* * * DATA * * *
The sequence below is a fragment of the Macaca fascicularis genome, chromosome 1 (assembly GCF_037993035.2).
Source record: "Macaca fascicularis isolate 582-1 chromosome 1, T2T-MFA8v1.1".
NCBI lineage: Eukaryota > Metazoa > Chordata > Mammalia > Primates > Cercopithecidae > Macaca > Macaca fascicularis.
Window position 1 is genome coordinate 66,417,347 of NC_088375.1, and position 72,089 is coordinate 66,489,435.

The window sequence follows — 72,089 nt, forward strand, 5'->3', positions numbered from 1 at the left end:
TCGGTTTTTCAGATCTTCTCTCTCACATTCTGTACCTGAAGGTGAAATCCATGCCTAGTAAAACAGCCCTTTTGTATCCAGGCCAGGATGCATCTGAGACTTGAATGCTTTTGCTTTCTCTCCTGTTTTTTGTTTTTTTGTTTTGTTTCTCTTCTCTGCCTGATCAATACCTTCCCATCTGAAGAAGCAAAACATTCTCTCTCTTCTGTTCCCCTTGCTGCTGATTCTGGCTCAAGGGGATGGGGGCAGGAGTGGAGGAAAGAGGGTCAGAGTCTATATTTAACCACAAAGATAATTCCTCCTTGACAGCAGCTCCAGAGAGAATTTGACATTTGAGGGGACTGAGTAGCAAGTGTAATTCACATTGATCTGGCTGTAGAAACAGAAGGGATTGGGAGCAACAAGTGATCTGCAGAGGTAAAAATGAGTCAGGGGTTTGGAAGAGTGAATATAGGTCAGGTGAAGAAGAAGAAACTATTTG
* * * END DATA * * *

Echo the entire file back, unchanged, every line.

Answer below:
The sequence below is a fragment of the Macaca fascicularis genome, chromosome 1 (assembly GCF_037993035.2).
Source record: "Macaca fascicularis isolate 582-1 chromosome 1, T2T-MFA8v1.1".
NCBI lineage: Eukaryota > Metazoa > Chordata > Mammalia > Primates > Cercopithecidae > Macaca > Macaca fascicularis.
Window position 1 is genome coordinate 66,417,347 of NC_088375.1, and position 72,089 is coordinate 66,489,435.

The window sequence follows — 72,089 nt, forward strand, 5'->3', positions numbered from 1 at the left end:
TCGGTTTTTCAGATCTTCTCTCTCACATTCTGTACCTGAAGGTGAAATCCATGCCTAGTAAAACAGCCCTTTTGTATCCAGGCCAGGATGCATCTGAGACTTGAATGCTTTTGCTTTCTCTCCTGTTTTTTGTTTTTTTGTTTTGTTTCTCTTCTCTGCCTGATCAATACCTTCCCATCTGAAGAAGCAAAACATTCTCTCTCTTCTGTTCCCCTTGCTGCTGATTCTGGCTCAAGGGGATGGGGGCAGGAGTGGAGGAAAGAGGGTCAGAGTCTATATTTAACCACAAAGATAATTCCTCCTTGACAGCAGCTCCAGAGAGAATTTGACATTTGAGGGGACTGAGTAGCAAGTGTAATTCACATTGATCTGGCTGTAGAAACAGAAGGGATTGGGAGCAACAAGTGATCTGCAGAGGTAAAAATGAGTCAGGGGTTTGGAAGAGTGAATATAGGTCAGGTGAAGAAGAAGAAACTATTTG